Mysterious space signal could be neutron star near black hole

Dutch-led team suggests a new explanation to account for a transient astronomical phenomenon. Andrew Masterson reports.

The Arecibo Observatory in Puerto Rico, with which fast radio bursts from the same source have been detected 16 times.
The Arecibo Observatory in Puerto Rico, with which fast radio bursts from the same source have been detected 16 times.
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The source of a mysterious repeating fast radio burst emanating from a dwarf galaxy three billion light years from Earth could be a neutron star positioned close to a supermassive black hole, according to research published in the journal Nature.

Fast radio bursts (FRBs) are radio pulses that last mere microseconds and come from unknown sources in deep space. Their narrow structure and brief duration makes them extremely difficult to detect. The first to be recorded was in 2007.

The subject of the latest paper, FRB 121102, was first recorded in 2012 by astronomers at the Arecibo Observatory in Puerto Rico. Since then it has been detected another 15 times, and is the only confirmed repeating FRB.

The fact that FRB 121102 does repeat has already provided strong evidence that fast radio bursts are not produced by some sort of cataclysm, thus excluding early theories that they may the result of black hole or neutron star collisions.

The search for explanation continues, however, with some theories perhaps less likely than others. In 2017, for example, two Harvard astrophysicists wrote a paper that suggested the measurements of FRBs were consistent with “beams used for powering large light sails” by extragalactic civilisations.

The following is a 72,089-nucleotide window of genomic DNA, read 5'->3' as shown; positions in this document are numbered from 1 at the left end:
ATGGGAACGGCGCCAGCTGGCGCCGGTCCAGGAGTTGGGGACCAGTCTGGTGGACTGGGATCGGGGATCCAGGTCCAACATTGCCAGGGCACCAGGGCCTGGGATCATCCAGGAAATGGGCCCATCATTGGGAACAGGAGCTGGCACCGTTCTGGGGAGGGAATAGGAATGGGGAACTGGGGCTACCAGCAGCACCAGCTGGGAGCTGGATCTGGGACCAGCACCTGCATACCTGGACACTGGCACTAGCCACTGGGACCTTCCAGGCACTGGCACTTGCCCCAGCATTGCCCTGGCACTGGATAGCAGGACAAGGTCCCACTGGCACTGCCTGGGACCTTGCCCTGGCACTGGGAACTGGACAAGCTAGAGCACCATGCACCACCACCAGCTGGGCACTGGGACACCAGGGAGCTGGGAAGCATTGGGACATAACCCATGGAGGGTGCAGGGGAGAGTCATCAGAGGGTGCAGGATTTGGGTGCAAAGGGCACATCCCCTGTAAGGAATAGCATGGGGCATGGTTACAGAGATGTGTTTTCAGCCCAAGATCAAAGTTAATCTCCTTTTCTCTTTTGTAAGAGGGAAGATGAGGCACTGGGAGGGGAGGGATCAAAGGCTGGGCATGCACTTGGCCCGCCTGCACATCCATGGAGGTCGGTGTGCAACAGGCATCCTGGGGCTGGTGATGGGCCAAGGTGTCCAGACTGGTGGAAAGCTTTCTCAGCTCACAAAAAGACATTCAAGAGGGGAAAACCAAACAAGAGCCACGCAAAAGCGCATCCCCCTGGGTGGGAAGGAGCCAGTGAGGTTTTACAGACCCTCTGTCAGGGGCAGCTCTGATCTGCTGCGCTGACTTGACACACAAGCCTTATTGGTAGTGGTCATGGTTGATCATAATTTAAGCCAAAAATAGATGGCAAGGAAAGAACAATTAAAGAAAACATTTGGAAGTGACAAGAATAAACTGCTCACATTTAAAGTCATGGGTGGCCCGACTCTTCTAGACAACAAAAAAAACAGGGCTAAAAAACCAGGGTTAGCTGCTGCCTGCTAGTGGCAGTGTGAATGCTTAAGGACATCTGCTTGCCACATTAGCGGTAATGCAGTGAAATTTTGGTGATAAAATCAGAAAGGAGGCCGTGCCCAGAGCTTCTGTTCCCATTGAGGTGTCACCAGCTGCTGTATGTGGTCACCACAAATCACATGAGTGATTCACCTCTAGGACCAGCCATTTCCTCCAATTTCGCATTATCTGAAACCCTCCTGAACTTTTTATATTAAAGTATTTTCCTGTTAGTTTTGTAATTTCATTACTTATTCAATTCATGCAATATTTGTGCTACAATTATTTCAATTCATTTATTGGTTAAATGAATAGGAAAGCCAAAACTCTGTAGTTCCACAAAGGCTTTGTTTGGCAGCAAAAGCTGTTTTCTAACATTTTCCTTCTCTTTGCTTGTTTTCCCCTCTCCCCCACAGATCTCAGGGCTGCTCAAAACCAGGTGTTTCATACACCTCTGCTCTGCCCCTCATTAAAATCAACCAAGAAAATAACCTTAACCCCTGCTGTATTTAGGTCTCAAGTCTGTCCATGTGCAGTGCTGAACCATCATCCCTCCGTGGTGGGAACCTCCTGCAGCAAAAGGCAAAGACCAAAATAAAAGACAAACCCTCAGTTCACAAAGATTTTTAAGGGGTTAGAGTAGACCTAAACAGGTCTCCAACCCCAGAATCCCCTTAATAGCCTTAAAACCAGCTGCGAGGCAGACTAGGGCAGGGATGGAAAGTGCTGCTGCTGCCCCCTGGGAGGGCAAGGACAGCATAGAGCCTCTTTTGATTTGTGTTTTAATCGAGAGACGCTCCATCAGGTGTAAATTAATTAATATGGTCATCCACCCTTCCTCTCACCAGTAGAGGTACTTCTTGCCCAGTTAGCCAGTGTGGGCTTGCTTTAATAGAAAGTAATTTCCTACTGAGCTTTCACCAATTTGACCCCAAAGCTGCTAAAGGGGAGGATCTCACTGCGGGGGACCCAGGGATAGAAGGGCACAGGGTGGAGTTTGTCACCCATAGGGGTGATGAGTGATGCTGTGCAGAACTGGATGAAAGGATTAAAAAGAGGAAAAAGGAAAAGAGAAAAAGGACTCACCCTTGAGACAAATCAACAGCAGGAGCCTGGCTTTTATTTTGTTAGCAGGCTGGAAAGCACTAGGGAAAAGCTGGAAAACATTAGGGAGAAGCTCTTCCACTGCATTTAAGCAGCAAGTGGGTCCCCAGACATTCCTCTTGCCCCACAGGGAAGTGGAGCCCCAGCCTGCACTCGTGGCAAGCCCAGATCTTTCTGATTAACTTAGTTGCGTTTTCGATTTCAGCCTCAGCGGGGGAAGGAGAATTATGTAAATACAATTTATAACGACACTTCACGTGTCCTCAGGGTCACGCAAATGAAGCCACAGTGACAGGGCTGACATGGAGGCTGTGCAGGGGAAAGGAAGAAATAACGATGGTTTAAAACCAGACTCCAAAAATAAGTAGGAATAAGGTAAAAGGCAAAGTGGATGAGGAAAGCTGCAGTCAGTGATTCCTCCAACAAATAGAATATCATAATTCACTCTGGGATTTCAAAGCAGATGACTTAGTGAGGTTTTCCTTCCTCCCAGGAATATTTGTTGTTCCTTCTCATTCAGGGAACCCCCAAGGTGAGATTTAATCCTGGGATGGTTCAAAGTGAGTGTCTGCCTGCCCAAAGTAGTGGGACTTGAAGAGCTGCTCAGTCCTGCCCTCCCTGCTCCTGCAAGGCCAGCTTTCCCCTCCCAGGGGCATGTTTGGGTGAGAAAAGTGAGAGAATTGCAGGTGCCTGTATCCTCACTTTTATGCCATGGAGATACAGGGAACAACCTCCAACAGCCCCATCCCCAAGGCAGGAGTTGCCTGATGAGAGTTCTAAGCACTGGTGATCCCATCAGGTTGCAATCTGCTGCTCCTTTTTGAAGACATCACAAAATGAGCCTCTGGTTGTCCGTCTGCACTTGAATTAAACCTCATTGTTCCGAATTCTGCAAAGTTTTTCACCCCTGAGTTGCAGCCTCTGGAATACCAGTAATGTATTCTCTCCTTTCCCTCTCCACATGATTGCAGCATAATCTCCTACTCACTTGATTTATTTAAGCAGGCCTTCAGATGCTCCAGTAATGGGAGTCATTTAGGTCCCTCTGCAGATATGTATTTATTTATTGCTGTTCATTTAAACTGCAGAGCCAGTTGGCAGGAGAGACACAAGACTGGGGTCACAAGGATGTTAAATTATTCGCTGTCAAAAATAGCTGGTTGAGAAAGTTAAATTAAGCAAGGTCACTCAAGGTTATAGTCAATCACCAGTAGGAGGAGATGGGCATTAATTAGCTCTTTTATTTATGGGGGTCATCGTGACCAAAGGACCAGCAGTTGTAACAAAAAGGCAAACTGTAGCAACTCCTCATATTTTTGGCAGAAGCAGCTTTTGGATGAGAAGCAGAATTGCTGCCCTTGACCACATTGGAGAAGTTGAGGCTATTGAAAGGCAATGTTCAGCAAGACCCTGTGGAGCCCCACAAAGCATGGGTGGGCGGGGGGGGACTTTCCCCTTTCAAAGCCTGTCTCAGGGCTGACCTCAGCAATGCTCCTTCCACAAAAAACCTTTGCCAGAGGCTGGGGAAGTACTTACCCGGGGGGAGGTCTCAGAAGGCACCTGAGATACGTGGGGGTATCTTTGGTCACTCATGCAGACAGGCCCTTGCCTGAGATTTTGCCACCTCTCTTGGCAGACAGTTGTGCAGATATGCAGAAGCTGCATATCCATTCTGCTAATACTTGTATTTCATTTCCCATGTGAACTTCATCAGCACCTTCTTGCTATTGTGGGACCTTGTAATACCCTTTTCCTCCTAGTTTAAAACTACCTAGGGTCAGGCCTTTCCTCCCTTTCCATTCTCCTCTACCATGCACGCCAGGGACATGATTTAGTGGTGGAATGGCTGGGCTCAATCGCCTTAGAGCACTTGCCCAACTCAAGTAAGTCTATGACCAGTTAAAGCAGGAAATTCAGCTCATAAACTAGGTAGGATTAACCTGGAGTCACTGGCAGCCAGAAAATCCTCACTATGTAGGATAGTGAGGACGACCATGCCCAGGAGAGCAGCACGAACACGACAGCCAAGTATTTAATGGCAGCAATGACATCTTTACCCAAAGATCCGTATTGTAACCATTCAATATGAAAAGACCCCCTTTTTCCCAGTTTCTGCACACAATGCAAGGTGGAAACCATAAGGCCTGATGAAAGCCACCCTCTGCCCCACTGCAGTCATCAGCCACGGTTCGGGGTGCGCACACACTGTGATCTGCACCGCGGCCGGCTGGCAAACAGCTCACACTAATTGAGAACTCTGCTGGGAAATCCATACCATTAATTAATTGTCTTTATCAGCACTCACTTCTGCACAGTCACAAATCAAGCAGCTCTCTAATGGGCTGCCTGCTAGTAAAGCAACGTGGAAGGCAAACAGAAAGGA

In the latest research, a team led by Jason Hessels of the Netherlands Institute for Radio Astronomy produce a less sensational although still extraordinary explanation.

Analysing the 16 FRB 121102 signals recorded to date – all from the Arecibo Observatory – Hessels and his colleagues note that the millisecond radio flashes have been localised to a star-forming region of a dwarf galaxy and that they emanate from close to another phenomenon, described as “a compact, persistent radio source”.

The researchers note: “The origin of the bursts, the nature of the persistent source and the properties of the local environment are still unclear.”

There are some clues in the data, however, that narrow down the field.

The extremely variable rotation of the polarisation plane of the radio waves coming from the source of FRB 121102, the scientists report, together with their short duration and tendency to repeat on a frequency of about seven months, strongly suggest that whatever is producing the bursts exists in a locality marked by both extremely high temperatures and very strong magnetic fields.

These factors, they conclude, “suggest a neutron star origin”.

The variations in the polarisation plane – known as the Faraday rotation measure – are uncommon. Hessels and his colleagues note that so far they have only ever been recorded in in the vicinities of massive black holes with masses greater than 10,000 times that of the sun.

The persistent radio source coming from somewhere nearby the FRB, they add, is consistent with that “of a low-luminosity, accreting massive black hole”.

The most likely explanation for FRB 121102 is that its origin is a neutron star positioned close to a whopping black hole.

The data, however, is not sufficient to exclude other possibilities. The researchers note that it could be explained by a couple of other scenarios, “such as a highly magnetised wind nebula or supernova remnant surrounding a young neutron star”.

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Andrew Masterson is news editor of Cosmos.
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